An interesting finding is that religious conversion is rare. This finding is based on the question, which asked the respondents whether they were raised as something else and then acquired a new identity, that is by conversion. The percentage of Hindus or Muslims who have converted is minuscule. It is Christians who had the maximum gain, i.e. there were 0.4 per cent respondents who claimed that they had changed their faith to Christianity. Even that number is small. This finding on the rarity of conversions is important, in the light of the spate of anti-conversion laws and prohibition against inter-faith marriages that have been passed recently by several state governments.

The Pew survey also found that most Indians are against inter-faith marriages. This is peculiar when considering the Indian notion of syncretic co-existence, respect for other religions, and yet maintaining strictly segregated identities. For ages, Indians have demonstrated the capacity to hold strong and multiple identities based on religion, language, region and ethnicity, simultaneously. The Pew finding simply confirms this trait.

Identity and nationalism

Another interesting finding is that for Hindus, national identity, religion and language are closely connected. This link between Hindu identity and nationalism is particularly strong in north (69 per cent) and central India (83 per cent) and weaker in the south (42 per cent). Thus, for a majority of the Hindus, national identity goes hand-in-hand with politics. This fact perhaps explains the electoral and voting patterns of the last two national elections, which exploited the theme of Hindi, Hindu and Hindutva. And yet, remarkably, both Hindus and Muslims overwhelmingly said that they were proud to be Indian. For Muslims, this was 95 per cent of the respondents.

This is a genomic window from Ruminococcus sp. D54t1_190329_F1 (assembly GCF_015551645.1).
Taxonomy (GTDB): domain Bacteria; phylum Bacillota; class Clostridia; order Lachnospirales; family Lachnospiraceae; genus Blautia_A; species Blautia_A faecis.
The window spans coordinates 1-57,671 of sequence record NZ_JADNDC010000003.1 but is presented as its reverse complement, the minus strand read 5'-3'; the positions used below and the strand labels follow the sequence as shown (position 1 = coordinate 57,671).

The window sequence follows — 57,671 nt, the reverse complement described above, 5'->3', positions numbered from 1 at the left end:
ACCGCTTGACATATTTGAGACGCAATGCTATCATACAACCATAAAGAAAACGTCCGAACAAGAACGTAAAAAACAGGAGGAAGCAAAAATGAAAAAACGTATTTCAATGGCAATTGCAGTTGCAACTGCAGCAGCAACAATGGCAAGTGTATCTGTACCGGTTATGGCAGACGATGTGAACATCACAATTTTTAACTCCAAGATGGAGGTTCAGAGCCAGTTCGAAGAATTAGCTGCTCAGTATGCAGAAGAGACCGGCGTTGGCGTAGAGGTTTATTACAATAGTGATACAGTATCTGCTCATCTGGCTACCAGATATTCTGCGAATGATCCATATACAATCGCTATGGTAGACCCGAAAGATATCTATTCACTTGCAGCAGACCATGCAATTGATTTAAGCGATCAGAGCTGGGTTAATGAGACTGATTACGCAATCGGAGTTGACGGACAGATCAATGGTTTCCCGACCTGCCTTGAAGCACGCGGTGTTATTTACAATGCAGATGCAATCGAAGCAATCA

The research report based on the Pew survey is rich in insight since it also covers many other aspects, such as dietary habits, perception of personal laws, memories of Partition etc. Importantly, it demolishes certain myths that may have emerged, thanks to the amplification of certain narratives in the media and on social media. This is not to deny that there are fault lines in Indian society along religion, caste and linguistic identity. There is now also a palpable north-south divide, aggravated by issues surrounding federalism. But it is equally important to acknowledge that respect, tolerance, nay acceptance, of all religions is also a dominant sentiment, as confirmed by Pew.

A nation’s material progress depends not just on a solid foundation of human and physical capital, but more crucially, also on trust capital. By 2050, India will have the highest number of Hindus and Muslims in the world. It will remain, as is now, one of the most incredibly diverse nations measured along dimensions of religion and other aspects of identity. Thus, as was affirmed by Swami Vivekananda more than a century ago, or by saints and sages all along, the essential maxim to practise is the recognition of unity and harmony of all religions. The latest survey indicates that such conviction is ingrained among Indians, and it is for us to reinforce, and harness that conviction, and not magnify or exploit the fault lines.

The writer is an economist and Senior Fellow, Takshashila Institution